By Anthony Greder
Despite the extreme heat that blasted much of the Corn Belt last week, national corn and soybean condition ratings declined just slightly, USDA-NASS reported in its weekly Crop Progress report on Monday.
Though the region will get a temporary break from the heat this week, crops won't get much relief from the dryness, according to DTN forecasts.
-- Crop progress: Corn in the dough stage as of Sunday, Aug. 27, was estimated at 88%, 4 percentage points ahead of last year's 84% and 2 points ahead of the five-year average of 86%. Corn dented was pegged at 51%, 7 points ahead of last year's 44% and 2 points ahead of the five-year average of 49%. Corn mature was 9%, 2 points ahead of last year's 7% and 1 point ahead of the five-year average of 8%.
-- Crop condition: Nationally, corn was rated 56% good to excellent, down 2 percentage points from 58% the previous week but still slightly above 54% a year ago at this time. "The good-to-excellent rating rose 3 points to 67% in Illinois, while Iowa's rating fell 6 points to 54%. Meanwhile, Kansas' corn crop is the worst rated, at just 35% good to excellent," noted DTN Senior Analyst Dana Mantini.
-- Crop progress: Soybeans setting pods were pegged at 91%, 1 percentage point ahead of both last year and the five-year average of 90%. Soybeans dropping leaves was estimated at 5%, 1 point ahead of last year's 4% and 1 point behind the five-year average of 6%.
-- Crop condition: Soybeans were rated 58% good to excellent as of Sunday, down 1 point from 59% the previous week and still slightly above 57% a year ago at this time. "The good-to-excellent rating for Illinois' soybeans rose 3 points to 68% and declined 6 points in Iowa to 53% good to excellent. Kansas and Michigan are the worst rated," Mantini said.
-- Harvest progress: Spring wheat harvest continued at a steady pace last week, moving ahead by another 15 percentage points to reach 54% completed as of Sunday. That was 9 percentage points behind the five-year average of 63%. "South Dakota leads the pack at 91% harvested. North Dakota, at just 38% done, is 18 points behind average," Mantini said.
-- Crop condition: USDA said 37% of the spring wheat crop was rated good to excellent as of Aug. 27, down 1 percentage point from last week's 38% and well below 68% a year ago. "Washington is the worst-rated state at 25% good to excellent and 37% very poor to poor," Mantini said.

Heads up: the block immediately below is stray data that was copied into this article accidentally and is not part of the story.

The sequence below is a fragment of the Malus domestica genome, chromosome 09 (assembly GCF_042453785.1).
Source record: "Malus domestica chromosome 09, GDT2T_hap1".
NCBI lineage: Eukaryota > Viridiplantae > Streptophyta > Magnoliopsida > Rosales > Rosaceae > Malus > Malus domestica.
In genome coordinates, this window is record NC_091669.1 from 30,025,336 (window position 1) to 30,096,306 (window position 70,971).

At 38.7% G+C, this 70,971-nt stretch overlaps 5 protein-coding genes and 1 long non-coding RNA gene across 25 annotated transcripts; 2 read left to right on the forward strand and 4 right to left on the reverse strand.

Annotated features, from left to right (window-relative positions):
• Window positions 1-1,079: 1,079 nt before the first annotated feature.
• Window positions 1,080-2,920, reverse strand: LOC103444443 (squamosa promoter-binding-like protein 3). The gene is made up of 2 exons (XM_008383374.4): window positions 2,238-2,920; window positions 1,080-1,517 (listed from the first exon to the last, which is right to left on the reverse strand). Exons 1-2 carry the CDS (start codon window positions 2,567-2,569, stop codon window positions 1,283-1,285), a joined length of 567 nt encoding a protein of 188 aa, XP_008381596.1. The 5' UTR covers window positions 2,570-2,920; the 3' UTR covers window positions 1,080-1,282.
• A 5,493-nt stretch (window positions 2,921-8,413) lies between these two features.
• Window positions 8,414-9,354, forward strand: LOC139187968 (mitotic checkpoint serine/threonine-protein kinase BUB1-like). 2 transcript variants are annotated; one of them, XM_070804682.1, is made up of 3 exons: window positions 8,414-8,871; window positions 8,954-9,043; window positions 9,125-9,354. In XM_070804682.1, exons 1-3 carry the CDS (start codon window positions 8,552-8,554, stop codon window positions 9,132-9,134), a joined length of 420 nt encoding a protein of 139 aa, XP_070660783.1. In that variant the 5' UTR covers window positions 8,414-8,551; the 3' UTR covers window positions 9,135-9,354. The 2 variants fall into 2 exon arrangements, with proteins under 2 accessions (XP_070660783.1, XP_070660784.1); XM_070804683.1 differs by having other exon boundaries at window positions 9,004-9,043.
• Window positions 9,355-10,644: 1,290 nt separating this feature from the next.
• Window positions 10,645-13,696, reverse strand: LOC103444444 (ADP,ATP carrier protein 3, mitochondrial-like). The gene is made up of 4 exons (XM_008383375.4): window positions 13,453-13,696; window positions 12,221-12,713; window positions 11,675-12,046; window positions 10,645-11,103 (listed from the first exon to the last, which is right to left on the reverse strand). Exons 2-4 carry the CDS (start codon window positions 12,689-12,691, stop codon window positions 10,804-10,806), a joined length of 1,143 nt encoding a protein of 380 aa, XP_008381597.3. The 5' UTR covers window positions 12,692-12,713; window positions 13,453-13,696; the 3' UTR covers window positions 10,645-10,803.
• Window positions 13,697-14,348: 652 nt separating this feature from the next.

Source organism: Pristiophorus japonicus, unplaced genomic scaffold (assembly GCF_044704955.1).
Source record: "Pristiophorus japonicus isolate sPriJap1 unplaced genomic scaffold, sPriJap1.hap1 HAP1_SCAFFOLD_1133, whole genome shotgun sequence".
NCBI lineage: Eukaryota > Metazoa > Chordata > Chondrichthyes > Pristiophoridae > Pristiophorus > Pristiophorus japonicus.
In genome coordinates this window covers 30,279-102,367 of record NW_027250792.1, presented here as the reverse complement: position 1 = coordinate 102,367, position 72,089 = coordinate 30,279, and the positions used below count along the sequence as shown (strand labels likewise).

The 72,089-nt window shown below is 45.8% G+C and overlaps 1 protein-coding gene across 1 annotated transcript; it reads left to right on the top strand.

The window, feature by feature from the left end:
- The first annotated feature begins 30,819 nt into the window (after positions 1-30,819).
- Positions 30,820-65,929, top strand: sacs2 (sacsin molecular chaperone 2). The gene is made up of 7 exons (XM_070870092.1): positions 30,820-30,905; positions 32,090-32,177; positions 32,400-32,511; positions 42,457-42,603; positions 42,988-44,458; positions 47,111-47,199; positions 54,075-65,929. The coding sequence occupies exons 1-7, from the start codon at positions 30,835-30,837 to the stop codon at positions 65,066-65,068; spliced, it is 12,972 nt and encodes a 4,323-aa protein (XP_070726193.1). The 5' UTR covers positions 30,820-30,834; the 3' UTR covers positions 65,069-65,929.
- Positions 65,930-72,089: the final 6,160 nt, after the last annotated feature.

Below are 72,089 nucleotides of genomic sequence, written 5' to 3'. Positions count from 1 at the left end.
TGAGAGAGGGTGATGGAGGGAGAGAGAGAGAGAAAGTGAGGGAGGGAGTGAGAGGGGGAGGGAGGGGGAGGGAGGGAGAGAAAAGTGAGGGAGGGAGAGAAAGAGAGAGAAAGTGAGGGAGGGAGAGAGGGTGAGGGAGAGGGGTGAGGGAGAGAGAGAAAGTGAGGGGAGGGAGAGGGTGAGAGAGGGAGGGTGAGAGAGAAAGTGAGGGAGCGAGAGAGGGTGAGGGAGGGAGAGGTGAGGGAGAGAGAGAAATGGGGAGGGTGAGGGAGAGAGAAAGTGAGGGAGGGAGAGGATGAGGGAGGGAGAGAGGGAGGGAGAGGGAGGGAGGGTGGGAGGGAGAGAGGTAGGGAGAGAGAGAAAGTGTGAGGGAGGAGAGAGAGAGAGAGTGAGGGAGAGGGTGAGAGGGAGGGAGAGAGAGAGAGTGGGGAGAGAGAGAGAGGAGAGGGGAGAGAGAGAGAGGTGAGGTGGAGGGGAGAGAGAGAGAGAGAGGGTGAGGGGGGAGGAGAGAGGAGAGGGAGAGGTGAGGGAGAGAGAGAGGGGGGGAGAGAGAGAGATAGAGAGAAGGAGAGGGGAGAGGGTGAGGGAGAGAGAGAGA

WEATHER OUTLOOK FOR THE WEEK AHEAD
The Corn Belt will get a temporary reprieve from the heat -- but not from the dryness -- this week, according to DTN Ag Meteorologist John Baranick.
"It's a milder stretch for most of this week, coming off of last week's heat wave," Baranick said. "Crops will get a chance to take a breather, but most of the Corn Belt is still going without meaningful rain over the last week. Some areas in the southwestern Corn Belt got some good rainfall as a front passed through over the weekend and squashed the heat. Along the Nebraska-Kansas border through Missouri and southern Illinois into the Tennessee Valley saw some areas get over 2 inches, but most areas were left dry as it passed through.
"That front has settled down into the Southeast and if not for Tropical Storm Idalia, which is expected to become a strong hurricane in the eastern Gulf of Mexico, would have already passed through. That front will give southern areas a day or two of scattered showers. Idalia is forecast to move into the Big Bend of Florida early Wednesday, then quickly move into the Atlantic. Heavy rain is expected for some limited areas but may prove damaging for cotton farmers in southern Georgia or some of the specialty crops there and in South Carolina. Heavy rain may also impact eastern North Carolina, which could be devastating for those with maturing corn and soybeans that aren't able to harvest just yet. But overall, this will be a localized event instead of anything widespread.
"The milder temperatures farther north will be temporary, though. We'll see a ridge in the west shifting eastward and taking its spot back in the Central U.S. from what it got pushed out of this weekend. Temperatures will soar over the holiday weekend, and we could be in for another rough hot streak next week. It may not be widespread triple digits, but for those with limited soil moisture, which is most areas, it certainly won't be helpful. Like last week, it will be with limited rainfall with the Northern Plains and Canadian Prairies the most likely locations to see anything meaningful. Should it occur that way, we could see disruptions to the wheat and canola harvests."
Editor's Note: How are your crops looking? Are they better, worse or right on track with USDA NASS' observations this week? Send us your comments, and we'll include them in this Crop Progress report story. You can email comments to Anthony.email@example.com or direct message him on X (formerly Twitter) @AGrederDTN. Please include the location where you farm.Click here to see more...